With the victory Pitt (33-10) repaid WVU for the Mountaineers 8-7 victory in Pittsburgh earlier in the season and prevented WVU from earning their 100th win in the rivalry.
“It was incredible, especially for my last time playing here, “ said senior Brady Wilson of the Mountaineer crowd. “I’m really proud of the way my teammates battled back. We were one hit away from tying the game. We just couldn’t get it done.”
In a ceremony held on the field after the second inning, West Virginia Governor Earl Ray Tomblin signed a Tax Increment Financing (TIF) bill that was passed during a special session of the West Virginia Legislature into law. That bill includes over $100 million of investment into the region, including money for a new baseball stadium for the Mountaineers.
Around the governor's appearance, WVU starter Brock Dykxhoorn (2-1) started off strong, rolling through the first 10 Pitt batters. He allowed only one baserunner as a result of a Taylor Munden throwing error in shutting out the Panthers through the first third of the game. The fourth inning was a different matter, as Pitt cleanup hitter Jacob Hess led off the inning with a single. One out later Boo Vasquez singled and then Dykxhoorn issued a free pass to Steve Shelinsky, loading the bases. That was just the strat of the drama, however.
After ball four to Shelinsky, WVU catcher Alan Filauro fired to third to catch Vasquez napping. The only problem was third base umpire Robert Reitz didn’t see the play, as he had started to move into position for the next batter. The safe call immediately brought coach Randy Mazey out of the dugout for a lengthy discussion. Mazey, not known for excessive umpire arguing, made his point, with no effect.
“I hate spending time on the field talking to umpires. I obviously saw something different than he did.”, said Mazey.
Elvin Soto then hit a looping liner to center to score a run. Two batters later, with Pitt leading 2-0, .190 batting Bennette Hill ripped the first pitch he saw over the wall in right for a wind-aided grand slam to give Pitt the 6-0 lead.
West Virginia came right back in the bottom of the fourth. Ryan McBroom and Matt Frazer led off the inning with consecutive singles. Billy Fleming continued his torrid hitting with an RBI single to score McBroom, with Frazer alertly hustling to third on the play. Filauro then grounded into a double play, but Frazer scored to make it 6-2 after four.
The Mountaineers pulled closer in the fifth. After reliever Ryan Tezak retired Pitt in order in the top of the inning, Bobby Boyd reached after being hit with a pitch. One out later Brady Wilson ripped a single up the middle to put runners on the corners with one out. Ryan Tuntland then lifted a fly ball deep to left to drive in Boyd and cut the lead to 6-3.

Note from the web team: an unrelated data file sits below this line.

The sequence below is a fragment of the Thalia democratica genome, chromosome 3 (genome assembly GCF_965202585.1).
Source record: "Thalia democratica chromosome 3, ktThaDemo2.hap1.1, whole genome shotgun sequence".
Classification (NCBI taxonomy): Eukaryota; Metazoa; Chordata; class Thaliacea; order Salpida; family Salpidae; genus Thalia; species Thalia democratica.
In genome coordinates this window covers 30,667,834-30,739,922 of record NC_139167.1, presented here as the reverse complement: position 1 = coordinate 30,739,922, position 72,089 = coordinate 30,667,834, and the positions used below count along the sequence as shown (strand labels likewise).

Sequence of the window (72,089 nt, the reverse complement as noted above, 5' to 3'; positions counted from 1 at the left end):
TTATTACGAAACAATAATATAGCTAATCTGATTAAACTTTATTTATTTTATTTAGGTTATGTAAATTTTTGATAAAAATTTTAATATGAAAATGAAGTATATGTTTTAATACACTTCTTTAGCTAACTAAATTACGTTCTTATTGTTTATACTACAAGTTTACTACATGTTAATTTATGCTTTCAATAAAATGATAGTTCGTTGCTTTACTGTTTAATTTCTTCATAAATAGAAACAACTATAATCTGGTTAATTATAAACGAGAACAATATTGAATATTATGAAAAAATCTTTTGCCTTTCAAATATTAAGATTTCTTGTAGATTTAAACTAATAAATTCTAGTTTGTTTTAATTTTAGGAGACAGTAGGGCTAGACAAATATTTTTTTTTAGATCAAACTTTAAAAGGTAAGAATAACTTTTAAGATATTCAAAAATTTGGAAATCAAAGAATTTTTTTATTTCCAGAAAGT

Pitt tacked on what proved to be the winning run in the top of the seventh. Stephen Vranka doubled with one out and moved to third on a groundout. Winning pitcher Casey Roach then knocked in the Panthers' final tally of the night.
Things did not look good for WVU as it went down in order for the first time in the seventh inning. The capacity crowd started to thin out as the Mountaineers took the field in the eighth, but those fans missed yet another rally.
McBroom led off the inning with a sharp ground ball to first baseman Eric Hess, who mishandled the ball. With McBroom moving, Matt Frazer chopped back to the pitcher for the first out. Billy Fleming then lifted a bloop double down the right field line to score McBroom and cut the Pitt lead back to 7-4.
Then came the play that really hurt the Mountaineer cause. Fleming committed a baserunning error on a Filauro grounder to short. Fleming was thrown out at third by three steps, leaving WVU had two outs with Filauro on first.
“It was horrible base running by me. It was just the worst mistake you can make,” said Fleming. “You’re taught in Little League that if the ball is to your right you don’t go and I went. It cost us, honestly.”
Jacob Rice then entered the game to bat for Chris Rasky and belted a single up the middle that would have scored Fleming, but the Mountaineers were left with Filauro at second and Rice at first with two outs. Bobby Boyd, who has been batting ninth in the order during WVU’s latest hot streak, then belted a triple to right field, scoring Filauro and Rice, cutting the Pitt lead to 7-6.
It was then that Mazey made a move that changed WVU's batting order in the ninth. Instead of sticking with Corey Holmes, who had fanned the only batter he faced in the eighth inning, Mazey inserted Taylor Munden to pitch, putting Michael Constantini at shortstop and removing DH Matt Frazer from the lineup. Munden retired all three batters he faced, but with Frazer out WVU didn't have the big stick potential at the plate in its last at-bat.
Brady Wilson singled to open up the ninth inning for West Virginia, and the remaining fans really started to shake the stands. With Wilson moving on the pitch, Ryan Tuntland hit a slow chopper over the mound and Panther shortstop Evan Oswald made a nice grab and throw to retire Tuntland for the first out. McBroom then hit a sharp comebacker to the mound. Pitt chose not to try to catch Wilson in no man’s land off second and got the sure out at first, leaving Michael Constantini to bat with two outs. Constantini grounded to second to send WVU home with a loss for the first time in more than a week.
Wilson, Rice, Fleming and Boyd all had two hits in the Mountaineers’ 12-hit attack. Boyd and Fleming drove in two runs each.
West Virginia returns to action at Appalachian Power Park in Charleston this Friday against Big 12 leader Oklahoma for a three game series.
WVU ace Harrison Musgrave will put his 26 game scoreless innings streak on the line against the league’s most talented team.